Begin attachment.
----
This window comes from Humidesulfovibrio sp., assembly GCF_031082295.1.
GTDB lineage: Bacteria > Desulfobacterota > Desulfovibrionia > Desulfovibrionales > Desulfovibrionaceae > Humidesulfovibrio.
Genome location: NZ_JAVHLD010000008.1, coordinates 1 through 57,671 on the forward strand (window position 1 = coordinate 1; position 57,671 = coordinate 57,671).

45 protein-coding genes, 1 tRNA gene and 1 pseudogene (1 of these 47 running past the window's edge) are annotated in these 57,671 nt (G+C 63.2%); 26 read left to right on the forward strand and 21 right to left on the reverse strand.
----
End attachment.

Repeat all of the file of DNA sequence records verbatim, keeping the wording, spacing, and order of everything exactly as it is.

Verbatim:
This window comes from Humidesulfovibrio sp., assembly GCF_031082295.1.
GTDB lineage: Bacteria > Desulfobacterota > Desulfovibrionia > Desulfovibrionales > Desulfovibrionaceae > Humidesulfovibrio.
Genome location: NZ_JAVHLD010000008.1, coordinates 1 through 57,671 on the forward strand (window position 1 = coordinate 1; position 57,671 = coordinate 57,671).

45 protein-coding genes, 1 tRNA gene and 1 pseudogene (1 of these 47 running past the window's edge) are annotated in these 57,671 nt (G+C 63.2%); 26 read left to right on the forward strand and 21 right to left on the reverse strand.